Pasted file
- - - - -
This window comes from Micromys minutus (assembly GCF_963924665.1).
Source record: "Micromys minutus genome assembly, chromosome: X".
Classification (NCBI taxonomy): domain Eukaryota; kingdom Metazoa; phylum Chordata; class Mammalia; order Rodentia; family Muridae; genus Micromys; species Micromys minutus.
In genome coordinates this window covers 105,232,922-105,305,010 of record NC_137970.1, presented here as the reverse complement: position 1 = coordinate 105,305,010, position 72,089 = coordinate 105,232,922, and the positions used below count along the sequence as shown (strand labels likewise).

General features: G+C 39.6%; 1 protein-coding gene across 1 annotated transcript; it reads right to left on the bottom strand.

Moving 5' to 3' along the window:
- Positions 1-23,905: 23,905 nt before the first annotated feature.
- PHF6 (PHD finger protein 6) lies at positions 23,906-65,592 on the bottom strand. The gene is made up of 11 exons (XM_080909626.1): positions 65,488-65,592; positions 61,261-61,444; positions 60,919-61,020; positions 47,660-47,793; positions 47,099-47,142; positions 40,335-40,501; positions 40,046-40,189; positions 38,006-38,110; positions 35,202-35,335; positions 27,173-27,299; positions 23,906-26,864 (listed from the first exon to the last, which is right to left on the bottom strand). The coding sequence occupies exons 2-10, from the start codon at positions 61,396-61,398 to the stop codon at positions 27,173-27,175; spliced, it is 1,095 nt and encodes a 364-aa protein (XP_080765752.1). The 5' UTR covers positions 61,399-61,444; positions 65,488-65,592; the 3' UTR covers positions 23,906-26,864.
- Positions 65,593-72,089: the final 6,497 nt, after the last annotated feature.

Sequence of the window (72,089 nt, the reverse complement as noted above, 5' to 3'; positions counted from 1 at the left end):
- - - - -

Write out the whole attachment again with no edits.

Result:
This window comes from Micromys minutus (assembly GCF_963924665.1).
Source record: "Micromys minutus genome assembly, chromosome: X".
Classification (NCBI taxonomy): domain Eukaryota; kingdom Metazoa; phylum Chordata; class Mammalia; order Rodentia; family Muridae; genus Micromys; species Micromys minutus.
In genome coordinates this window covers 105,232,922-105,305,010 of record NC_137970.1, presented here as the reverse complement: position 1 = coordinate 105,305,010, position 72,089 = coordinate 105,232,922, and the positions used below count along the sequence as shown (strand labels likewise).

General features: G+C 39.6%; 1 protein-coding gene across 1 annotated transcript; it reads right to left on the bottom strand.

Moving 5' to 3' along the window:
- Positions 1-23,905: 23,905 nt before the first annotated feature.
- PHF6 (PHD finger protein 6) lies at positions 23,906-65,592 on the bottom strand. The gene is made up of 11 exons (XM_080909626.1): positions 65,488-65,592; positions 61,261-61,444; positions 60,919-61,020; positions 47,660-47,793; positions 47,099-47,142; positions 40,335-40,501; positions 40,046-40,189; positions 38,006-38,110; positions 35,202-35,335; positions 27,173-27,299; positions 23,906-26,864 (listed from the first exon to the last, which is right to left on the bottom strand). The coding sequence occupies exons 2-10, from the start codon at positions 61,396-61,398 to the stop codon at positions 27,173-27,175; spliced, it is 1,095 nt and encodes a 364-aa protein (XP_080765752.1). The 5' UTR covers positions 61,399-61,444; positions 65,488-65,592; the 3' UTR covers positions 23,906-26,864.
- Positions 65,593-72,089: the final 6,497 nt, after the last annotated feature.

Sequence of the window (72,089 nt, the reverse complement as noted above, 5' to 3'; positions counted from 1 at the left end):